Efforts Are On To Attract Young, Skilled Youngsters
Australia has a number of government-instituted initiatives that may be of interest to any student considering study abroad, says Raquel Shroff, manager, International Development Program (IDP), a non-profit company owned by 38 of the 39 universities in Australia.
Our government has made an effort to attract young, skilled students. Indian students fit that profile, and there are over 20,000 Indian students in Australia at any one time. As a result, programs have been created which hopefully will attract more students from India and help those who are there.
Indian students can now apply for their student visas using a new online process.
Students can take in all of their application documents to one of 19 registered offices in India, where officials will send the application to Australian authorities online.
This saves up to five weeks of processing time, and over Rs. 1,000 for the paper-based application.
The purpose of the Education Services for Overseas Students Act is to protect the interests of people coming to Australia on student visas. It requires institutions that provide education that meets nationally consistent standards in education delivery, facilities and services.
It ensures consistency with the standard of education delivered to Australian students.
According to Shroff: Australia is the only country with a government act to protect international students.
It provides quality assurance, transparency, and tuition and financial assurance, she says.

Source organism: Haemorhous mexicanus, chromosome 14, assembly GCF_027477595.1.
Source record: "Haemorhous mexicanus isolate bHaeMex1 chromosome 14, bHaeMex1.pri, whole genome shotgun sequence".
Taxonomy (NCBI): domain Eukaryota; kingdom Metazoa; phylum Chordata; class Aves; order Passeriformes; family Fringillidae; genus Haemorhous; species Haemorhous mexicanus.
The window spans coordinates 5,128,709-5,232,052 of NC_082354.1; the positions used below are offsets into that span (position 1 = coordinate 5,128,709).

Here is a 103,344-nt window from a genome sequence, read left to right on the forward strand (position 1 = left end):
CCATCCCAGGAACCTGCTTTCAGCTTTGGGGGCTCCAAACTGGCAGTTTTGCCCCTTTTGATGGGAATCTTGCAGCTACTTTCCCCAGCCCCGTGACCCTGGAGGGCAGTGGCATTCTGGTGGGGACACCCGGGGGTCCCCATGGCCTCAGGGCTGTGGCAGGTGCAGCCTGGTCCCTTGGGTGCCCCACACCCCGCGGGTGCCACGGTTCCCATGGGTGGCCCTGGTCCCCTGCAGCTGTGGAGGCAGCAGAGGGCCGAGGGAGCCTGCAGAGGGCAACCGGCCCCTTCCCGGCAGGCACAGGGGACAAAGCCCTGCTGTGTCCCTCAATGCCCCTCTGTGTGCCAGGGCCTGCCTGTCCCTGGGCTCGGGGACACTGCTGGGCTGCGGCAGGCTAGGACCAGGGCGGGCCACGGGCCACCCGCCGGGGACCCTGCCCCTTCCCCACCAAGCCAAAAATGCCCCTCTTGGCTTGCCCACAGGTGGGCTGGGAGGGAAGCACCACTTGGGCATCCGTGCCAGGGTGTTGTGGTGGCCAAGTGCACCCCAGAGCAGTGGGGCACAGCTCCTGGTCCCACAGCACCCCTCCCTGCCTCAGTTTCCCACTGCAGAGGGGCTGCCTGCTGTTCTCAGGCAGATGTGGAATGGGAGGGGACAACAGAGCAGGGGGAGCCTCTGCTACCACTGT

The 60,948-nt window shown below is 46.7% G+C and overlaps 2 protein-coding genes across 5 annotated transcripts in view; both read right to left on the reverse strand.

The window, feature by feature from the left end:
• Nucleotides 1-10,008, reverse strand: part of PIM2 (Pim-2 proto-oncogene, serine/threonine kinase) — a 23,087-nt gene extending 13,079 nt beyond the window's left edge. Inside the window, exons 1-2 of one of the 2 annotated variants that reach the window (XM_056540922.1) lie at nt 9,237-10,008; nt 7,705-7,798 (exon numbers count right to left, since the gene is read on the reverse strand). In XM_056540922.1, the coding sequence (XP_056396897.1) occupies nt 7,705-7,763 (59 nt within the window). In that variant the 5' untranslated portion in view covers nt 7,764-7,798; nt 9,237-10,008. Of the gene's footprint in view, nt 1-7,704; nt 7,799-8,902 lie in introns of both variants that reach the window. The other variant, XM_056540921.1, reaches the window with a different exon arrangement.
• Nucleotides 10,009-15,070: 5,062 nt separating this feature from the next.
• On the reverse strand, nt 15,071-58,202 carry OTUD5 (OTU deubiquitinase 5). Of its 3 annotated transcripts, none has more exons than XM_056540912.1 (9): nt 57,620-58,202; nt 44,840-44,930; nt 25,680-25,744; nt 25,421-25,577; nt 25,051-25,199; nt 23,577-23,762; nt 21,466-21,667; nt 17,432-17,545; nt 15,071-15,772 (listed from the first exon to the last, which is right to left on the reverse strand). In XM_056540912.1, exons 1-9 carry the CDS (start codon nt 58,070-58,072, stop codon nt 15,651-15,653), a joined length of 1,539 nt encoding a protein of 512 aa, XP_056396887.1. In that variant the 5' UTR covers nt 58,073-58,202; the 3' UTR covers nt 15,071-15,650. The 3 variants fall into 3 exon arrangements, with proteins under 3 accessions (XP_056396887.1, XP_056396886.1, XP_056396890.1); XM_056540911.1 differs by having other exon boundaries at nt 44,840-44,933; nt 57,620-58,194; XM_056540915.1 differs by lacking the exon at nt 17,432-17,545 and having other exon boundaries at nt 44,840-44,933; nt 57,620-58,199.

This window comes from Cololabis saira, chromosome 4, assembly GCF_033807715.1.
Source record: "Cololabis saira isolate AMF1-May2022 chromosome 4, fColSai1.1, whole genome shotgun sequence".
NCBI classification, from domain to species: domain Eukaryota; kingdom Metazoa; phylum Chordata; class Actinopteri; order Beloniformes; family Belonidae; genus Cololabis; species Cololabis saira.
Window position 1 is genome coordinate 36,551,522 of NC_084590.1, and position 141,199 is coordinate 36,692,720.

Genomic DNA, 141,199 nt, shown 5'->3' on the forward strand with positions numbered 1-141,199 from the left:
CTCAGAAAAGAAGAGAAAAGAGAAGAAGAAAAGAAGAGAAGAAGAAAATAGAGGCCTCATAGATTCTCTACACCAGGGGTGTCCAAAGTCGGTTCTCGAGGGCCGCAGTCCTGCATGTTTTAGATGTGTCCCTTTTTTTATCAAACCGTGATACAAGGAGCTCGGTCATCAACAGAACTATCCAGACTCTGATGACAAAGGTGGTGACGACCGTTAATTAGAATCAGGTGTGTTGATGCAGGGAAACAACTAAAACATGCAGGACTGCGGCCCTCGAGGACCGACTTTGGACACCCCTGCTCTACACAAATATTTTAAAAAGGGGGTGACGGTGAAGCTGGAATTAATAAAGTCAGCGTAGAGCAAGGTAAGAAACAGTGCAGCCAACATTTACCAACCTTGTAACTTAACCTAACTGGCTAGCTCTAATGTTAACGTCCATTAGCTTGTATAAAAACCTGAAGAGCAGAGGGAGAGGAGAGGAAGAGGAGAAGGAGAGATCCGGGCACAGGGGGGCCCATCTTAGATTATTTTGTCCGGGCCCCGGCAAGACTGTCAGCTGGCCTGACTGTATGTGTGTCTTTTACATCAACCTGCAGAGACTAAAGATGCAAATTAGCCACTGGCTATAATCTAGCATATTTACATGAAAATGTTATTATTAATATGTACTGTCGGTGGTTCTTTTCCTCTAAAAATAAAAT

For example, under the act, if a student enrols in a course, and the university is unable to conduct that course, the university must transfer the student to another similar course, or transfer the student to another university offering the course, or refund the fees.
The Act ensures a nationally consistent approach to provider registration and enables the Australian Government to monitor education providers. Breaches of the Act are treated very seriously and the penalties can be significant.
Institutions must be registered with the Australian Government with Commonwealth Register of Institutions and Courses for Overseas Students (CRICOS) and meet special registration conditions enabling them to deliver courses to international students in Australia.
Both public and private institutions must meet high standards of quality and ethical practice, which take into account such issues as curriculum, qualifications of teaching staff, and facilities including specialist equipment.
Every provider that seeks to recruit, enrol or teach overseas students, or to advertise their ability to do so, must be registered on the CRICOS list.
It lists all providers registered to offer courses to people studying in Australia on student visas and the courses offered.
To Shroff, this ensures that all universities trying to recruit overseas students are genuine and will offer a high standard of service. Other countries have no such rules.
i E-Visa: save time and money
ii ESOS Act: Protects rights of overseas students
iii CRICOS: Registry of courses and varsities